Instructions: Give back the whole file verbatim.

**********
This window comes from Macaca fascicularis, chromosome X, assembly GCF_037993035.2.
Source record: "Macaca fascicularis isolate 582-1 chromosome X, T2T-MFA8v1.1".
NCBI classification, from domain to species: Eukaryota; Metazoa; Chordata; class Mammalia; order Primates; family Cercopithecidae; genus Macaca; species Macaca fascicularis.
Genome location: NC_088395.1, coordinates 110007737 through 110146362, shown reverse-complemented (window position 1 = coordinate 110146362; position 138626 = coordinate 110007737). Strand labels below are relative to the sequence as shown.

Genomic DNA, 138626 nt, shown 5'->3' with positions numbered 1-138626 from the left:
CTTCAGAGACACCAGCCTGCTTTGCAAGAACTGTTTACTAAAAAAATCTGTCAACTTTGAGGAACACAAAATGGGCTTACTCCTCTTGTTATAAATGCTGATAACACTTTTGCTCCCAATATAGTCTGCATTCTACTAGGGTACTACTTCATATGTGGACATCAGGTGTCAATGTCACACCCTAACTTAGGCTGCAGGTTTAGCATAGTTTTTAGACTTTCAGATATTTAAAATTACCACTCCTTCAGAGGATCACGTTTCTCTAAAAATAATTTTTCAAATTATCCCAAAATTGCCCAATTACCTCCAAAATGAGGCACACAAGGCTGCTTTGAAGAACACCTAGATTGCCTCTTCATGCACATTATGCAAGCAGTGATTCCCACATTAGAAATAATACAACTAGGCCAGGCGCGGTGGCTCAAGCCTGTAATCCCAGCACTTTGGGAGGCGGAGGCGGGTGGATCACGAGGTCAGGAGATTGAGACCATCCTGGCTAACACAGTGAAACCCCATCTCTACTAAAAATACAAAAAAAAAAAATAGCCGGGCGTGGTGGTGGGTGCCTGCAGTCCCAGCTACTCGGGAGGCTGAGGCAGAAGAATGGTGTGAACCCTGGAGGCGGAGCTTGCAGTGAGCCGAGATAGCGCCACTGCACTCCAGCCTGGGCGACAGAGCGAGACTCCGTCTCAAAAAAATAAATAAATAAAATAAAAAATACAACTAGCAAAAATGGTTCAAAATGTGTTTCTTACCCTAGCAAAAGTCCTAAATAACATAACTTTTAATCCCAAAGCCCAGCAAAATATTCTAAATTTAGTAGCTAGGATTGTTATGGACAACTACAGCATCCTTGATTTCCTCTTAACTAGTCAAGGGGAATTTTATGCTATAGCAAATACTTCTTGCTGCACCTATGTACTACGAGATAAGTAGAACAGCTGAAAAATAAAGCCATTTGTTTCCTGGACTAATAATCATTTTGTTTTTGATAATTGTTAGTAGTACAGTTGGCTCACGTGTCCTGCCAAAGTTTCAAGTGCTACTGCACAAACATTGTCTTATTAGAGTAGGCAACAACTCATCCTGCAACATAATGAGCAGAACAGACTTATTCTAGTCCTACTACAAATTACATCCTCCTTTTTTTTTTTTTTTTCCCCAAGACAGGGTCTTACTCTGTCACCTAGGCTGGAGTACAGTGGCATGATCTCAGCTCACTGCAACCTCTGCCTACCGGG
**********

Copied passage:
This window comes from Macaca fascicularis, chromosome X, assembly GCF_037993035.2.
Source record: "Macaca fascicularis isolate 582-1 chromosome X, T2T-MFA8v1.1".
NCBI classification, from domain to species: Eukaryota; Metazoa; Chordata; class Mammalia; order Primates; family Cercopithecidae; genus Macaca; species Macaca fascicularis.
Genome location: NC_088395.1, coordinates 110007737 through 110146362, shown reverse-complemented (window position 1 = coordinate 110146362; position 138626 = coordinate 110007737). Strand labels below are relative to the sequence as shown.

Genomic DNA, 138626 nt, shown 5'->3' with positions numbered 1-138626 from the left:
CTTCAGAGACACCAGCCTGCTTTGCAAGAACTGTTTACTAAAAAAATCTGTCAACTTTGAGGAACACAAAATGGGCTTACTCCTCTTGTTATAAATGCTGATAACACTTTTGCTCCCAATATAGTCTGCATTCTACTAGGGTACTACTTCATATGTGGACATCAGGTGTCAATGTCACACCCTAACTTAGGCTGCAGGTTTAGCATAGTTTTTAGACTTTCAGATATTTAAAATTACCACTCCTTCAGAGGATCACGTTTCTCTAAAAATAATTTTTCAAATTATCCCAAAATTGCCCAATTACCTCCAAAATGAGGCACACAAGGCTGCTTTGAAGAACACCTAGATTGCCTCTTCATGCACATTATGCAAGCAGTGATTCCCACATTAGAAATAATACAACTAGGCCAGGCGCGGTGGCTCAAGCCTGTAATCCCAGCACTTTGGGAGGCGGAGGCGGGTGGATCACGAGGTCAGGAGATTGAGACCATCCTGGCTAACACAGTGAAACCCCATCTCTACTAAAAATACAAAAAAAAAAAATAGCCGGGCGTGGTGGTGGGTGCCTGCAGTCCCAGCTACTCGGGAGGCTGAGGCAGAAGAATGGTGTGAACCCTGGAGGCGGAGCTTGCAGTGAGCCGAGATAGCGCCACTGCACTCCAGCCTGGGCGACAGAGCGAGACTCCGTCTCAAAAAAATAAATAAATAAAATAAAAAATACAACTAGCAAAAATGGTTCAAAATGTGTTTCTTACCCTAGCAAAAGTCCTAAATAACATAACTTTTAATCCCAAAGCCCAGCAAAATATTCTAAATTTAGTAGCTAGGATTGTTATGGACAACTACAGCATCCTTGATTTCCTCTTAACTAGTCAAGGGGAATTTTATGCTATAGCAAATACTTCTTGCTGCACCTATGTACTACGAGATAAGTAGAACAGCTGAAAAATAAAGCCATTTGTTTCCTGGACTAATAATCATTTTGTTTTTGATAATTGTTAGTAGTACAGTTGGCTCACGTGTCCTGCCAAAGTTTCAAGTGCTACTGCACAAACATTGTCTTATTAGAGTAGGCAACAACTCATCCTGCAACATAATGAGCAGAACAGACTTATTCTAGTCCTACTACAAATTACATCCTCCTTTTTTTTTTTTTTTTCCCCAAGACAGGGTCTTACTCTGTCACCTAGGCTGGAGTACAGTGGCATGATCTCAGCTCACTGCAACCTCTGCCTACCGGG